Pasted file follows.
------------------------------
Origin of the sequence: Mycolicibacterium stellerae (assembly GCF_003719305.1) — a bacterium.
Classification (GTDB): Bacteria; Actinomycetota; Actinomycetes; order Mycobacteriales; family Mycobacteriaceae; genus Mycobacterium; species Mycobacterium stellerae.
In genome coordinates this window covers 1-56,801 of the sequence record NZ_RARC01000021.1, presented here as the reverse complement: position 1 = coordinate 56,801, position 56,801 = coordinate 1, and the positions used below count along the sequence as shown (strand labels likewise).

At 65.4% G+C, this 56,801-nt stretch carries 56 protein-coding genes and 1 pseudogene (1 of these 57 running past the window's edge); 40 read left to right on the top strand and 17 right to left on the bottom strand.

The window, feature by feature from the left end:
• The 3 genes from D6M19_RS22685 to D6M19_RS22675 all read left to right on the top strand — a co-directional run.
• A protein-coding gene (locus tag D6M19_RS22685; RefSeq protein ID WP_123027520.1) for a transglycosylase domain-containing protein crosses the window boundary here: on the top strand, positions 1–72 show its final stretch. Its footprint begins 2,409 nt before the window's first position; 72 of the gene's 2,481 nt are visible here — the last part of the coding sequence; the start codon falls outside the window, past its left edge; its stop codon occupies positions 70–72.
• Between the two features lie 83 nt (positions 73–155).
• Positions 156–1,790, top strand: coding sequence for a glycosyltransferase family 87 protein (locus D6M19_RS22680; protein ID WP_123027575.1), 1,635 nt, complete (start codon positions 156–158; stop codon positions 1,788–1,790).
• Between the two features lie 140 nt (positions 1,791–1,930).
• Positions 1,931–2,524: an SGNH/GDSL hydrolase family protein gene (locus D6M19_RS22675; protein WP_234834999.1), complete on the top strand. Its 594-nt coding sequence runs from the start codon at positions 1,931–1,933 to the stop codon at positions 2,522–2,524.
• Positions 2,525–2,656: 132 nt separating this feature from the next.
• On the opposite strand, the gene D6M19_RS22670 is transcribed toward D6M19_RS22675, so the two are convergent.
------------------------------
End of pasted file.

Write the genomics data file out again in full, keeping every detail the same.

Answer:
Origin of the sequence: Mycolicibacterium stellerae (assembly GCF_003719305.1) — a bacterium.
Classification (GTDB): Bacteria; Actinomycetota; Actinomycetes; order Mycobacteriales; family Mycobacteriaceae; genus Mycobacterium; species Mycobacterium stellerae.
In genome coordinates this window covers 1-56,801 of the sequence record NZ_RARC01000021.1, presented here as the reverse complement: position 1 = coordinate 56,801, position 56,801 = coordinate 1, and the positions used below count along the sequence as shown (strand labels likewise).

At 65.4% G+C, this 56,801-nt stretch carries 56 protein-coding genes and 1 pseudogene (1 of these 57 running past the window's edge); 40 read left to right on the top strand and 17 right to left on the bottom strand.

The window, feature by feature from the left end:
• The 3 genes from D6M19_RS22685 to D6M19_RS22675 all read left to right on the top strand — a co-directional run.
• A protein-coding gene (locus tag D6M19_RS22685; RefSeq protein ID WP_123027520.1) for a transglycosylase domain-containing protein crosses the window boundary here: on the top strand, positions 1–72 show its final stretch. Its footprint begins 2,409 nt before the window's first position; 72 of the gene's 2,481 nt are visible here — the last part of the coding sequence; the start codon falls outside the window, past its left edge; its stop codon occupies positions 70–72.
• Between the two features lie 83 nt (positions 73–155).
• Positions 156–1,790, top strand: coding sequence for a glycosyltransferase family 87 protein (locus D6M19_RS22680; protein ID WP_123027575.1), 1,635 nt, complete (start codon positions 156–158; stop codon positions 1,788–1,790).
• Between the two features lie 140 nt (positions 1,791–1,930).
• Positions 1,931–2,524: an SGNH/GDSL hydrolase family protein gene (locus D6M19_RS22675; protein WP_234834999.1), complete on the top strand. Its 594-nt coding sequence runs from the start codon at positions 1,931–1,933 to the stop codon at positions 2,522–2,524.
• Positions 2,525–2,656: 132 nt separating this feature from the next.
• On the opposite strand, the gene D6M19_RS22670 is transcribed toward D6M19_RS22675, so the two are convergent.